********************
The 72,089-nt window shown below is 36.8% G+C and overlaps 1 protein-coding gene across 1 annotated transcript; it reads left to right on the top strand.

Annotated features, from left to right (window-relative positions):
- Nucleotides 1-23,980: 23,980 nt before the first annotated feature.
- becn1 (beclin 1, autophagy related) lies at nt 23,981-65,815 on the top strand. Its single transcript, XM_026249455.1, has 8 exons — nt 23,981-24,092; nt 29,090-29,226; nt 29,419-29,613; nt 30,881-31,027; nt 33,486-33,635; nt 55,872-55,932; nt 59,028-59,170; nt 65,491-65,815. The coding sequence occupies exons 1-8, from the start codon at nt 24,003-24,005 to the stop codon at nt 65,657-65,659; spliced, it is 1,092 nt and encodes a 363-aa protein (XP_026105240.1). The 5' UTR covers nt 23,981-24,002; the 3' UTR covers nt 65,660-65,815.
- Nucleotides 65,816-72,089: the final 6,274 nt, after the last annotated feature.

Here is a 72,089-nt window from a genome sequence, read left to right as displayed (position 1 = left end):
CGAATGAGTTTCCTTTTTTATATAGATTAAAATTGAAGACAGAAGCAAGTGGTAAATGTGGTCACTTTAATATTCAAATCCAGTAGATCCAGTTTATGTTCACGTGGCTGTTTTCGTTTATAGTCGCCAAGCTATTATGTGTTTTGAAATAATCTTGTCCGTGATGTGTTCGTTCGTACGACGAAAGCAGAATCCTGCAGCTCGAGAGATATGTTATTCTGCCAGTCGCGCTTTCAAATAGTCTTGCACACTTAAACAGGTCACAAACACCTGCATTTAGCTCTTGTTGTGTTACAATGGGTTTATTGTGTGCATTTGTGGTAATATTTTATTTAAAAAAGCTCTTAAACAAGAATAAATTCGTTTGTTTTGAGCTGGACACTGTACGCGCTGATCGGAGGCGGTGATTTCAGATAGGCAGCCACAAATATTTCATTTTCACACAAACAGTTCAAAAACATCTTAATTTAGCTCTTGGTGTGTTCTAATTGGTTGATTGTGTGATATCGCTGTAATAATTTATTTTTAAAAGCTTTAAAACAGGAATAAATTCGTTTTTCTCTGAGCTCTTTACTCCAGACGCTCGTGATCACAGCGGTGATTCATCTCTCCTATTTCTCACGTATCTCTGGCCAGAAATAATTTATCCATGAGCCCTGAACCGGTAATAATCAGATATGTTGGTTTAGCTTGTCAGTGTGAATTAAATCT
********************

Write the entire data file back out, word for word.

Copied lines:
The 72,089-nt window shown below is 36.8% G+C and overlaps 1 protein-coding gene across 1 annotated transcript; it reads left to right on the top strand.

Annotated features, from left to right (window-relative positions):
- Nucleotides 1-23,980: 23,980 nt before the first annotated feature.
- becn1 (beclin 1, autophagy related) lies at nt 23,981-65,815 on the top strand. Its single transcript, XM_026249455.1, has 8 exons — nt 23,981-24,092; nt 29,090-29,226; nt 29,419-29,613; nt 30,881-31,027; nt 33,486-33,635; nt 55,872-55,932; nt 59,028-59,170; nt 65,491-65,815. The coding sequence occupies exons 1-8, from the start codon at nt 24,003-24,005 to the stop codon at nt 65,657-65,659; spliced, it is 1,092 nt and encodes a 363-aa protein (XP_026105240.1). The 5' UTR covers nt 23,981-24,002; the 3' UTR covers nt 65,660-65,815.
- Nucleotides 65,816-72,089: the final 6,274 nt, after the last annotated feature.

Here is a 72,089-nt window from a genome sequence, read left to right as displayed (position 1 = left end):
CGAATGAGTTTCCTTTTTTATATAGATTAAAATTGAAGACAGAAGCAAGTGGTAAATGTGGTCACTTTAATATTCAAATCCAGTAGATCCAGTTTATGTTCACGTGGCTGTTTTCGTTTATAGTCGCCAAGCTATTATGTGTTTTGAAATAATCTTGTCCGTGATGTGTTCGTTCGTACGACGAAAGCAGAATCCTGCAGCTCGAGAGATATGTTATTCTGCCAGTCGCGCTTTCAAATAGTCTTGCACACTTAAACAGGTCACAAACACCTGCATTTAGCTCTTGTTGTGTTACAATGGGTTTATTGTGTGCATTTGTGGTAATATTTTATTTAAAAAAGCTCTTAAACAAGAATAAATTCGTTTGTTTTGAGCTGGACACTGTACGCGCTGATCGGAGGCGGTGATTTCAGATAGGCAGCCACAAATATTTCATTTTCACACAAACAGTTCAAAAACATCTTAATTTAGCTCTTGGTGTGTTCTAATTGGTTGATTGTGTGATATCGCTGTAATAATTTATTTTTAAAAGCTTTAAAACAGGAATAAATTCGTTTTTCTCTGAGCTCTTTACTCCAGACGCTCGTGATCACAGCGGTGATTCATCTCTCCTATTTCTCACGTATCTCTGGCCAGAAATAATTTATCCATGAGCCCTGAACCGGTAATAATCAGATATGTTGGTTTAGCTTGTCAGTGTGAATTAAATCT